Rates of sick leave in parts of the public service remain high, Minister for Public Expenditure and Reform Paschal Donohoe has said.
However, reforms to sick leave arrangements introduced in 2014 had generated significant savings for the exchequer, he added.
New figures released on Friday by the Department of Public Expenditure showed that, overall, the level of sick leave across the public service has fallen below 4 per cent for the first time.
The figures published by the department revealed that, on average, 10.2 working days per full-time employee were lost in the Civil Service in 2015.
However, the department figures showed that within the Civil Service, areas such as the Irish Prison Service, the Department of Social Protection, the National Council for Curriculum and Assessment and the Revenue Commissioners all reported higher levels than the average.
A spokeswoman for the Minister said that across the wider public service “areas such as the health sector and the Civil Service have higher average rates of days lost, but management in all areas will be working to further reduce rates of sick leave and absenteeism through the development of targeted strategies”.
Significant savings have also been achieved through changes. The department said that since reforms to sick leave arrangements were introduced in 2014 - which effectively halved entitlements - the cost to the State had fallen by more than €104 million to €317.9 million.
The department said the number of days lost to sick leave per full-time equivalent jobs across the public service had fallen by 1.0 days to 8.5 days.
The new figures cover about 250,000 full-time equivalent personnel across the public service, including the Civil Service, education, health, justice, local government and defence sectors.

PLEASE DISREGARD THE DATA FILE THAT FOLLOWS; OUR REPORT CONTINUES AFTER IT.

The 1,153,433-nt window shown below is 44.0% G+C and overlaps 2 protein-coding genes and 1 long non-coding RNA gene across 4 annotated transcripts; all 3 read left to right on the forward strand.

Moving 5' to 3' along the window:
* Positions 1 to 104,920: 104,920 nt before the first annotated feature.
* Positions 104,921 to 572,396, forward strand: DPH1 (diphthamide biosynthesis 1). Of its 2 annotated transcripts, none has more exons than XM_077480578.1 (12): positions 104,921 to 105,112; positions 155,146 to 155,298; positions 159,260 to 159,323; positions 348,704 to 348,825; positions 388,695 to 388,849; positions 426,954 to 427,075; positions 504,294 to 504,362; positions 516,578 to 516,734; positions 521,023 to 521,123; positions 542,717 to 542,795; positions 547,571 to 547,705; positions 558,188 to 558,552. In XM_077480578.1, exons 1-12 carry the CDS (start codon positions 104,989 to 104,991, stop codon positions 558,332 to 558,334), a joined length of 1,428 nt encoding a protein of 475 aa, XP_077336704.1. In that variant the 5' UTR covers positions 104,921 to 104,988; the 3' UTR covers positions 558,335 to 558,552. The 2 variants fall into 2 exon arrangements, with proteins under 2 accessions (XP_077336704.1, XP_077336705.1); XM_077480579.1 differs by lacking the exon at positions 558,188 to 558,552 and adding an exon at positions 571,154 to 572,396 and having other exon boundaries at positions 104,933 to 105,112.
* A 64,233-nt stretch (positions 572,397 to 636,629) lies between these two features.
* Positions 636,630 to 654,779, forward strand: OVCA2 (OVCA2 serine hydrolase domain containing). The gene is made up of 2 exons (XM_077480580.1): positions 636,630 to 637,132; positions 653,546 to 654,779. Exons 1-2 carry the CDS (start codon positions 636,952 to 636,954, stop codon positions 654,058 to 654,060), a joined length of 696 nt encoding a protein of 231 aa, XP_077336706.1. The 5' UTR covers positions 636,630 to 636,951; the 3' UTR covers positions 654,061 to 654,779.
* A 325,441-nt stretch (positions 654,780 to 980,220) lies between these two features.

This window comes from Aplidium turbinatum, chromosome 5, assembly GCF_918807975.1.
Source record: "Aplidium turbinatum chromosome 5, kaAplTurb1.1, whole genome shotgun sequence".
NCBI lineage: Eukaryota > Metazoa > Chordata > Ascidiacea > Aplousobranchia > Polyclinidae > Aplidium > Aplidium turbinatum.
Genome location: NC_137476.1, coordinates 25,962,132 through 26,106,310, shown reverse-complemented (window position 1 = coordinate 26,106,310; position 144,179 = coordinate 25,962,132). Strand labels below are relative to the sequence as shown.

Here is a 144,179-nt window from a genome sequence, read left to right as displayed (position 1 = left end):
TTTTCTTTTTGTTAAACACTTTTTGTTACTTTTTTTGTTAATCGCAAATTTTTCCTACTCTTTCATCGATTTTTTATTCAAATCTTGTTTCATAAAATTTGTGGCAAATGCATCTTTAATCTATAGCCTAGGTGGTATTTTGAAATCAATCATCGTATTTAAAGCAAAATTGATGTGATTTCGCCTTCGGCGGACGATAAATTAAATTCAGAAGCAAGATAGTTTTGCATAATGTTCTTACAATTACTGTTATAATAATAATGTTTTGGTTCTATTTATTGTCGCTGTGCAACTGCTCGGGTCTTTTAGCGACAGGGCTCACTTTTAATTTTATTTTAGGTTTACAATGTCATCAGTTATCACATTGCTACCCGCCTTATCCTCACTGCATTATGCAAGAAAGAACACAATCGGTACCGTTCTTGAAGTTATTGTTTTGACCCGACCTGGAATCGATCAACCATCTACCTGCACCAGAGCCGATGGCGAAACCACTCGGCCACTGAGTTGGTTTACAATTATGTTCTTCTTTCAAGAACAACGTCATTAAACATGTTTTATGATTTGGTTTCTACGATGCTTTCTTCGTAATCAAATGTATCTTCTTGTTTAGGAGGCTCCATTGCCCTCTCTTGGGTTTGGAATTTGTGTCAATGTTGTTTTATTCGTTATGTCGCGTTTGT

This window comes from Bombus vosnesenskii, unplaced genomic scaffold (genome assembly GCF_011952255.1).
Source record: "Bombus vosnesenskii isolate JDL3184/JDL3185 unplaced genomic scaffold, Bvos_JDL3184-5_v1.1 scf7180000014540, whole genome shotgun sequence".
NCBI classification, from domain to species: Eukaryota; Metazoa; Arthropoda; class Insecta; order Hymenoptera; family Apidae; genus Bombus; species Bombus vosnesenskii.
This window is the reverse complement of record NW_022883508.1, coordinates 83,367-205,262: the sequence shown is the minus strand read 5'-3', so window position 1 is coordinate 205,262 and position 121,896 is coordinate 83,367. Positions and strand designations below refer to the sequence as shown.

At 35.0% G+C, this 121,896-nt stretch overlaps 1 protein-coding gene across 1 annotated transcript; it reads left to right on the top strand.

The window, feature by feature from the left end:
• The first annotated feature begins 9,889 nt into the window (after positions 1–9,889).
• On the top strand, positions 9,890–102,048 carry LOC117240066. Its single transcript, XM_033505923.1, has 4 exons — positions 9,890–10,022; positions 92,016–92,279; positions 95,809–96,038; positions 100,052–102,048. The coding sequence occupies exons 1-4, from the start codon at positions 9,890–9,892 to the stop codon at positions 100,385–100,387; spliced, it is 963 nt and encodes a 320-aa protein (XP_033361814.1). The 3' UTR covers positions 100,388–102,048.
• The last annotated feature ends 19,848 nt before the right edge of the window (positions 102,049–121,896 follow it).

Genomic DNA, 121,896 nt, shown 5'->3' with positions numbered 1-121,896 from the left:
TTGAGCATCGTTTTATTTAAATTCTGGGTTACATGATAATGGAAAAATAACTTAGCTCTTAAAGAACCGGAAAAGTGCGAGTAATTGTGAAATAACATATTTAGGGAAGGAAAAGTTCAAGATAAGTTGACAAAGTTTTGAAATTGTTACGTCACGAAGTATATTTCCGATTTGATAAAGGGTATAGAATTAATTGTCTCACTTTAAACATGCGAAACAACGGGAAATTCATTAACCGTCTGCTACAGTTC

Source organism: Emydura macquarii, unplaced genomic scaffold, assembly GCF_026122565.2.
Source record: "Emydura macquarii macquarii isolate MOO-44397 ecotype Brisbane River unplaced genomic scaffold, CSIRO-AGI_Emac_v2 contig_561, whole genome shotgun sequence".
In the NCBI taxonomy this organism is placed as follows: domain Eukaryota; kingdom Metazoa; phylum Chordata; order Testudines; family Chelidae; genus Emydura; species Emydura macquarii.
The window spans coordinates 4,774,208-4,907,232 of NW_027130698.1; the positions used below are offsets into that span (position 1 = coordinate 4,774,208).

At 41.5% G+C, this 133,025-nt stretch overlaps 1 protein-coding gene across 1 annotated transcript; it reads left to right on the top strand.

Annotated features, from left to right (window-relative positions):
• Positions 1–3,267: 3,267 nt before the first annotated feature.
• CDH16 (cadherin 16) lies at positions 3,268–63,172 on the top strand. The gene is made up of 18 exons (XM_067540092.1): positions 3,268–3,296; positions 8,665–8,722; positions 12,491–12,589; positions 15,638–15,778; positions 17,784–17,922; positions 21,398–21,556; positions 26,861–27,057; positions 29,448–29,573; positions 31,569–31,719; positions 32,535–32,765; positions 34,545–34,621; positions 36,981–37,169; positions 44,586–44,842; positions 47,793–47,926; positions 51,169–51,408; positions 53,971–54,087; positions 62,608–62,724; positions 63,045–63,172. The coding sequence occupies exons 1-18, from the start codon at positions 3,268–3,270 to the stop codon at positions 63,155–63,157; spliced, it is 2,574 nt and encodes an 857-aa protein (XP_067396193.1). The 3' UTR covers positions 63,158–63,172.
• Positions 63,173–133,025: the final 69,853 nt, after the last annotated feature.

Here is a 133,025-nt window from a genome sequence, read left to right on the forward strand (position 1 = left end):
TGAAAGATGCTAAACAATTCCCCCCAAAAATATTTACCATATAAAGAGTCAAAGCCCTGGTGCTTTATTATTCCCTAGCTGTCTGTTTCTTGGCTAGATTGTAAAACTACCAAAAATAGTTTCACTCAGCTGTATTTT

In a statement, Mr Donohoe said: “While there has been a significant improvement since the reform, the rates of sick leave in areas of the public service remain high and need to be reduced further.
“To achieve this, management in each of the sectors must focus on the proactive management of absenteeism, and policies designed to assist employers in managing cases of prolonged or frequent absence proactively will be required.
“This will be a key recommendation in the review of the operation of the sick leave scheme, which is being undertaken by the department.”
He said his department would be establishing a public service sick leave management forum “to provide ongoing support for each of the sectors in managing sick leave in their respective sectors, including the identification of the underlying causes of sick leave and the development of targeted strategies aimed at further reducing sick leave absences.”
He said a target for the rate of sick leave would be set within each of the sectors and this would be monitored on an annual basis.
“It is also intended for the sectors of the public service to publish sick leave absence rates on an organisational/regional basis, where figures are available,” he added.